A new film from Steven Spielberg is here, surprisingly without the usual buzz. While his most recent films Lincoln and War Horse were long tipped to feature in the Oscar nominees, and released for Christmas or in January, Bridge of Spies has been smoothly unveiled without fuss in October. That’s not to say that it won’t end up being a player again this year, but it is refreshing to just watch the film without those added expectations.
What is striking throughout The Bridge of Spies is the confidence in the craftsmanship – the polished competency present in every frame. The veteran Spielberg, directing his 29th feature film across five decades, is a master of the cinematic medium. One can’t deny that this is a maturely constructed and intelligently conceived film. Though features like Schindler’s List, Minority Report and Munich suggest otherwise, Spielberg’s films often adhere to conventions and stereotype and serve as widely consumable crowd-pleasers. Bridge of Spies, a true-life Cold War historical drama of shady allegiance and daring espionage, is one such film. It tells a compelling American story starring one of American’s heroes of the screen, Mr. Tom Hanks.
Hanks stars as James B. Donovan, an experienced and respected Brooklyn insurance attorney who is tasked with the duty of defending Rudolph Abel (Mark Rylance), a Soviet spy arrested on U.S soil. Due to his involvement in the trial he is recruited by the U.S Government to negotiate the release of a U-2 spy plane pilot shot down over Russia at the height of the Cold War. Donovan journeys into East Berlin to make contact with both the Soviets and the Germans, offering his client Abel, whom he has saved from the Death Penalty, as a bargaining chip for their safe release.
Donovan became a celebrated humanist for this timely negotiation (and another exchange following the failed Bay of Pigs invasion), and wrote a book, ‘Strangers on a Bridge, The Case of Colonel Abel’, detailing the event. His premonition – that the U.S may need Abel to cooperate an exchange with captured American spies – eventually became a reality. Accepting his civil duty of defending Abel, he comes to respect his psychological stability and professionalism under the pressure, and takes the losing case again before the court and argues against a nationally-favoured death penalty punishment.
I found the dialogue in the script from the Coen Bros and Mark Charman (WWII drama Suite Francaise) to be exceptional – the Coen-esque humour, handled brilliantly by gifted comedic performer Hanks, worked really well – but it is a tad drawn-out dramatically and unfortunately features a lot of obvious foreshadowing, which eliminated some of the desired tension. The sub-story about the U-2 pilot training is far less interesting than the central mission, but the editing across the multiple plains of action is really well done.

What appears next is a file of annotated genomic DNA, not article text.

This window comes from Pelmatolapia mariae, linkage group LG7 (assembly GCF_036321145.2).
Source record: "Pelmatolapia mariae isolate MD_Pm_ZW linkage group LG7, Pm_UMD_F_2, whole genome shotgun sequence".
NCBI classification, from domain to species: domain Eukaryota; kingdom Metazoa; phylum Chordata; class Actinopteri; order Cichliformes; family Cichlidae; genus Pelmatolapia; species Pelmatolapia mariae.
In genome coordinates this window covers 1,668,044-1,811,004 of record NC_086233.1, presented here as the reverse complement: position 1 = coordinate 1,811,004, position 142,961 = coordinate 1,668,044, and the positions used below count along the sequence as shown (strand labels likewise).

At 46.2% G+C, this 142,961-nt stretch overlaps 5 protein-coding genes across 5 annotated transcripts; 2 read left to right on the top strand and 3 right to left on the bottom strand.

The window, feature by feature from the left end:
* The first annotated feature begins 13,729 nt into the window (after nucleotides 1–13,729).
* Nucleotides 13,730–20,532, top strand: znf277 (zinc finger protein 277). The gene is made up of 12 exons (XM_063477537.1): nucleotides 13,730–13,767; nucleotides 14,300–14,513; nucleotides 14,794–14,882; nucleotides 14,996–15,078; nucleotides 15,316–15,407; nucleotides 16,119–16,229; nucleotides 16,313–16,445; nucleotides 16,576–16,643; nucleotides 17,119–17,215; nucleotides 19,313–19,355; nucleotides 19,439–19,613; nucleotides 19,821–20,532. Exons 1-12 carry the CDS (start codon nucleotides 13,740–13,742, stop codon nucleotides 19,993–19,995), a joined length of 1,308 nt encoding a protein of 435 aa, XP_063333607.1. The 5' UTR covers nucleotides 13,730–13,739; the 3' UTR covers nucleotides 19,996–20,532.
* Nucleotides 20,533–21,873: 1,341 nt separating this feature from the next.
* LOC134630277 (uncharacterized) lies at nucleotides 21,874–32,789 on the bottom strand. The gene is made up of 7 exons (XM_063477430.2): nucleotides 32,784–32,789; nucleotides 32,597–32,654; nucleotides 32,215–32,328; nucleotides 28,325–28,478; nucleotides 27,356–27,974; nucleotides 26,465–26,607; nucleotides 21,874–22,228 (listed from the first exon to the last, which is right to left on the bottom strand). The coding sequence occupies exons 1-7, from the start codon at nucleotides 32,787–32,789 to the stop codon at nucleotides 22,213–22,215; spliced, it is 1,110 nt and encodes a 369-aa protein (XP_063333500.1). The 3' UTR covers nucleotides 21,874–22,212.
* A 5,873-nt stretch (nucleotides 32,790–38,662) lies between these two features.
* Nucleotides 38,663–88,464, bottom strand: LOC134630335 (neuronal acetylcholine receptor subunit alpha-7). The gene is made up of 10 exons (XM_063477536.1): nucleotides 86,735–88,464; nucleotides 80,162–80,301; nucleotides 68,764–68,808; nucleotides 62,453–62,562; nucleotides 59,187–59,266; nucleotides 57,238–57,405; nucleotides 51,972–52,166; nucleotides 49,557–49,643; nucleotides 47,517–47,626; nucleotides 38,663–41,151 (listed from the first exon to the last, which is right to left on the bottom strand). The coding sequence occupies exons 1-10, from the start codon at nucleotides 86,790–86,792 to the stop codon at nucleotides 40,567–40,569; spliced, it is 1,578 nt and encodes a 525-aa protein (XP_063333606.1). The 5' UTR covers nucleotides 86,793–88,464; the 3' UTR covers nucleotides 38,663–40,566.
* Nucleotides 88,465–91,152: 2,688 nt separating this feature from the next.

Bridge of Spies looks incredible, and impossible to fault on a technical level. The meticulously dressed sets and design of the era is so convincing, you feel like you have entered a time warp and watching a film not only set in the 50’s, but true to the old-Hollywood form. Janusz Kaminki’s photography; prone to harsh over-lighting at times, is also rather spectacular in giving the interior scenes an oppressively stuffy mood and beautifully capturing the cold, threatening atmosphere of East Berlin.
If there is a more equipped actor to portray calm competence under pressure is Tom Hanks. He is such a likeable performer, and true professional presence on the screen. Donovan is a humanist with a sense of duty, and though he makes some questionable moral decisions when representing the U.S Government, we wholeheartedly support him. His performance in Paul Greengrass’ Captain Phillips was brilliant, and he was very strong as Walt Disney Saving Mr Banks. While he doesn’t work as often as he used to, he sure makes the most of every role. Also excellent here is Mark Rylance, an actor I am unfamiliar with. The heart and soul of this feature is the relationship between the men – and Rylance’s understated but stirring portrayal makes Abel a believable motivator for Donovan. While the primary objective is to bring the captured U.S citizens home, he struggles with the idea that Abel may be assassinated when returned to the Russians.
Bridge of Spies tells a fascinating story with Spielberg’s trademark skill and polish, and is carried admirably by Hanks. While it won’t ruffle too many feathers of history, it is a rich and rewarding experience.
By Andrew Buckle
Director: Steven Spielberg
Writer(s): Mark Charman, Joel and Ethan Coen (screenplay)
Starring: Tom Hanks, Mark Rylance, Alan Alda, Amy Ryan
Runtime: 141 minutes
Release date(s): Australia – October 22, 2015